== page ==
5. 5. Unexplained iron deficiency: “Gastrointestinal sideropenia”• Consider in patients with relapsed/refractory iron deficiency: – Celiac disease – Atrophic body gastritis – H. pylori infection – Gastric bypass surgery
    6. 6. Body Iron Distribution and Storage Duodenum Dietary iron (average, 1 - 2 mg Utilization Utilization per day) Plasma transferrin (3 mg) Bone Muscle marrow (myoglobin) Circulating (300 mg) (300 mg) erythrocytes Storage iron (hemoglobin) (1,800 mg) Sloughed mucosal cells Desquamation/Menstruation Other blood loss (average, 1 - 2 mg per day) Reticuloendothelial Liver (1,000 mg) macrophages Iron loss (600 mg)
    7. 7. Iron Cycling Erythrocytes RBC 2500 mg Production Monocyte- Macrophage System Bone Marrow RBC Destruction Fe-Transferrin 20 mg 20 mg Daily Fe-Transferrin Fe-Transferrin Daily Plasma Loss 4 mg 1-2 mg Body Stores 500-1000 mg Daily 5 mg Daily Fe-Transferrin Absorption Myoglobin 1-2 mg and Respiratory Enzymes Daily 300 mgHudson JQ, Comstock TJ. Clin Ther. 2001;23:1637-1671.Eschbach JW et al. Kidney Int. 1992;42:407-416.
    8. 8. Major Iron CompartmentsMetabolic Hemoglobin 1800-2500 mg Myoglobin 300-500 mgStorage Iron storage 0-1000 mgTransit Serum iron 3 mgTotal 3000-4000 mg
    9. 9. Iron Intake • Mean iron intake 10-14 mg/d Contribution iron intake 1992-3 to the of food groups • Historically, main source of to the iron intake 1992-3 iron intake has been meat Other Bread Other Bread 11% • Iron intake has stabilized 16% 16% 11% over the past 25 years Vegetables Vegetables 16% • Not a marker of iron status 16% Cereals Cereals • Not a marker of overall Meat 39% 39% Meat Eggs nutrition 15% Eggs 15% 3% 3%Fairweather-Tait S.; Proc Nutrition Society (2004) 63:519-528
    10. 10. Effectors of Iron Absorption • Inhibiting Iron Absorption – Coffee, tea, milk, cereals, dietary fiber, carbonated beverages – Dietary supplements with Ca, Zn, Mn, Cu – Antacids, H2 blockers, and PPI’s • Facilitating Iron Absorption – Vitamin C – Acidic foodsAlleyne, M. Am J Med. (2008) 121:943-948
    11. 11. Proteins Regulating Iron Absorption Lumen Hepcidin CirculationAndrews N Engl J Med 353:2508
    12. 12. Laboratory diagnosis of iron deficiency: Serum iron and transferrin (TIBC) Parameter Sensitivity (%) Specificity (%) Accuracy (%) Serum Iron 82 30 53 TIBC 60 63 54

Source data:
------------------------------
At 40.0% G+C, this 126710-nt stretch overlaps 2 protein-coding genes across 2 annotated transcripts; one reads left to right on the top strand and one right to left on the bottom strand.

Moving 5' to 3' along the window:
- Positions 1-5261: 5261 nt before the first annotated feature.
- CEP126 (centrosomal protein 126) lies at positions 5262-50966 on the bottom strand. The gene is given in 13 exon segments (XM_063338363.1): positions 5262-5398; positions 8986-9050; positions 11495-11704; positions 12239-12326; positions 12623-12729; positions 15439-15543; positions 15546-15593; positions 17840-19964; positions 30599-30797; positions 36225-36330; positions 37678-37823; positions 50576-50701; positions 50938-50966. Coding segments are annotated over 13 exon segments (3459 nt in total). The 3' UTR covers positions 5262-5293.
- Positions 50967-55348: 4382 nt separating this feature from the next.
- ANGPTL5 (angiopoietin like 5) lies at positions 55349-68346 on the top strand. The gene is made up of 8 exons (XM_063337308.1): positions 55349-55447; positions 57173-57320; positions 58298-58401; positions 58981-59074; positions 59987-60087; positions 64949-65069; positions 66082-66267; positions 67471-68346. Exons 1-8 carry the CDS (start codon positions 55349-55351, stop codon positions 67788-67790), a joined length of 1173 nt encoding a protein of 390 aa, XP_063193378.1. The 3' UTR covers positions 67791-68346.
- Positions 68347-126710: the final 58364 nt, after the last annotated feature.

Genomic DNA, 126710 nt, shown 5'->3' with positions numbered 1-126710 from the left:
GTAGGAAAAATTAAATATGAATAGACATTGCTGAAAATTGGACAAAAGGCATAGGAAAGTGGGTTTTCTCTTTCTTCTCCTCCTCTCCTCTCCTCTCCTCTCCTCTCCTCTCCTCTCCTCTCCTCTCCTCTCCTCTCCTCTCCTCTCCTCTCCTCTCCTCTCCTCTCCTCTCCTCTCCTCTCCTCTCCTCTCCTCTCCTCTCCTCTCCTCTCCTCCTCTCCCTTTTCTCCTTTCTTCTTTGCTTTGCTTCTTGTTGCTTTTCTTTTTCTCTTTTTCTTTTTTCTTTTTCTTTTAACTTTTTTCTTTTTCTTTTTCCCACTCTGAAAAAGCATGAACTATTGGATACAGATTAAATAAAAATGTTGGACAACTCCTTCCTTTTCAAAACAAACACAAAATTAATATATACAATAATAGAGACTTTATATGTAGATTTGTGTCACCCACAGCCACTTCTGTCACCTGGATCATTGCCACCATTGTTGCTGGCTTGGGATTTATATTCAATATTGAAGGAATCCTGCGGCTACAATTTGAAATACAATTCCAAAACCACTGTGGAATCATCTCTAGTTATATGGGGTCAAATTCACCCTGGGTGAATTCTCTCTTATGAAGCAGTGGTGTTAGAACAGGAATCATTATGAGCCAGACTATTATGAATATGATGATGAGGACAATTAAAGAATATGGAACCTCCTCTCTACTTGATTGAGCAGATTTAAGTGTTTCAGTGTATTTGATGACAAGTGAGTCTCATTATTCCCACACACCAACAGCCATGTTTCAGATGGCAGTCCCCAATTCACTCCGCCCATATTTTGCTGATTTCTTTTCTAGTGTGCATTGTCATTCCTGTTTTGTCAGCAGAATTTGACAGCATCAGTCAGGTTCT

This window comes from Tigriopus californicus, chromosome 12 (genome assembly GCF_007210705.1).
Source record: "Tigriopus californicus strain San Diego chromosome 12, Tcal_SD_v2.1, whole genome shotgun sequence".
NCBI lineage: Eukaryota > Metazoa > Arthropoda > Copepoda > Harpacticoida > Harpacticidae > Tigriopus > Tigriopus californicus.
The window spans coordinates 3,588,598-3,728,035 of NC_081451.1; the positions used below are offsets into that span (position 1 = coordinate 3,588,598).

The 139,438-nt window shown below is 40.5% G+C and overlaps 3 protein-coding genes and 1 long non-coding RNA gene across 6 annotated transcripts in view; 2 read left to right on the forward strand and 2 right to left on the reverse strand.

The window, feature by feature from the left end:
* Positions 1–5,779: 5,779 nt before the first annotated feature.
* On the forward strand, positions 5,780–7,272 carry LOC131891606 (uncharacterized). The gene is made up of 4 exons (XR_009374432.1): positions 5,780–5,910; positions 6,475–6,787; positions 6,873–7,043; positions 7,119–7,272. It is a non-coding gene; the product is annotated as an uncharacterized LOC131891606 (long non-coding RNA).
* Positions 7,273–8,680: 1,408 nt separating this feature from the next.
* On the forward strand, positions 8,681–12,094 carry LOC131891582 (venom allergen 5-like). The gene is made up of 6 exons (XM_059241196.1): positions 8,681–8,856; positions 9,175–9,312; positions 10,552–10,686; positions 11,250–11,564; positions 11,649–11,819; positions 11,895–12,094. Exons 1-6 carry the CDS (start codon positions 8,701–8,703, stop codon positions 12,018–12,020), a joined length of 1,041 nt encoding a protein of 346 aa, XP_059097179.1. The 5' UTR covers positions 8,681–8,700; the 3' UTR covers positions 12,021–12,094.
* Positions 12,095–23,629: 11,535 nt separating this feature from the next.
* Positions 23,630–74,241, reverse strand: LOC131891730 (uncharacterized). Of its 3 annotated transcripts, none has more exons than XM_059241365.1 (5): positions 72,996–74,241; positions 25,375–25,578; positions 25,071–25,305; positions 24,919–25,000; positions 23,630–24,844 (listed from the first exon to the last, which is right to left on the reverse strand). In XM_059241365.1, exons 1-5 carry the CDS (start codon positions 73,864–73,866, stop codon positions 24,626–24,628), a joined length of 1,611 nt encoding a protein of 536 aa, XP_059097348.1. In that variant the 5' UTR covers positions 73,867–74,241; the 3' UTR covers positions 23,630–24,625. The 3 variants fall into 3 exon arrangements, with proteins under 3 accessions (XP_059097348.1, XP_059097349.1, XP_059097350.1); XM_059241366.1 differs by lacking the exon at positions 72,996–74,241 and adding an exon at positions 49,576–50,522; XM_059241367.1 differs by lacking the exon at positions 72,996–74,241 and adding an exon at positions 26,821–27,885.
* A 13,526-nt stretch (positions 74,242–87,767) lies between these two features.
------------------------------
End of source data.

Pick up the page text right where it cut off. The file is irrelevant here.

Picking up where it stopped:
13. 13. Ferritin µg/l Bone marrow iron stores
    14. 14. Laboratory Diagnosis of Iron Deficiency Soluble Transferrin Receptor (sTfR)• Transferrin receptor located on surface of erythroid precursors in bone marrow• Small amount of transferrin released into circulation (sTfR)• Iron deficiency anemia associated with increased sTfR
    15. 15. sTfR: Distinguish Iron Deficiency from Other Hypoproliferative Anemias Overall results of sTfR Sensitivity ~100% Specificity 69% Accuracy 88%
    16. 16. Neurologic syndromes associated with iron deficiency• Pica • Restless leg syndrome – Definition: Compulsive − Common neurologic ingestion of a non- disorder food substance − Criteria for diagnosis: – Pagophagia Ice eating 1. An urge to move the legs usually accompanied by – Occurs in women more uncomfortable sensations commonly then men 2. Sensation begins or – Occurs in all causes of worsens during periods of iron deficiency anemia rest 3. Sensations relieved by (~25%) movement 4. Worse in the evening/night − Occurs in ~10% of cases of iron deficiency anemia
    17. 17. Treatment With Iron: Principles• Ferrous salts are absorbed better than ferric salts• All ferrous salts are absorbed to the same extent• Ascorbic acid increases absorption and toxicity• Iron is absorbed best on an empty stomach; not given with antacids• Prescription iron generally better tolerated than iron salts• Reticulocytosis occurs <7days; Increase in Hgb 2-3 weeks• Maximum iron dose ~200 mg/day
    18. 18. Available Oral Iron Supplements Approx. cost Oral iron Typical Elemental to give 5000 preparations dose (mg) iron (mg) mg Ferrous sulfate 325 mg tid 65 $10.00Ferrous gluconate 300 mg tid 36 $7-8.00Ferrous fumarate 100 mg tid 33 $8.00-9.50 Iron 150 mg polysaccharide 150 $11.00 bid complex Carbonyl iron 50 mg tid 50 $18.00
    19. 19. Inadequate Response to Oral Iron  Intolerance/Noncompliance (~30% discontinue)  Persistent blood loss  Decreased iron absorption  Chronic inflammation or bone marrow damage  Chronic kidney disease
    20. 20. Investigati Investigati onal agent onal agent Intravenous Iron Preparations (not FDA (not FDA approved) approved)Generic name High Molecular Low Ferric Iron Ferumoxtyol Iron Ferric Wt Iron Dextran Molecular Wt Gluconate Sucrose Isomalto- Carboxy- Iron Dextran side maltoseTrade name DEXFERRUM INFeD Ferrlecit Venofer FERAHEME Monofer6 Injectafer American Regent Watson Watson American AMAG Pharmacosmo AmericanManufacturer Pharmaceuticals Pharmaceuticals Regent Pharmaceuticals s A/S RegentCarbohydrate High-molecular- Low-molecular- Gluconate Sucrose Polyglucose Isomaltoside Carboxymalt weight iron dextran weight iron sorbitol ose dextran carboxymethyl etherMolecular weight 265,000 165,000 289,000-440,000 34,000- 750,000 150,000 150,000measured by 60,000manufacturer(Da)Total-dose or Yes Yes No No No Yes Yes>500-mginfusionPremedication TDI only TDI only No No No No NoTest dose Yes Yes No No No No NorequiredIron 50 50 12.5 20 30 100 30concentration(mg/mL)Black box Yes Yes No No Np NA NAwarning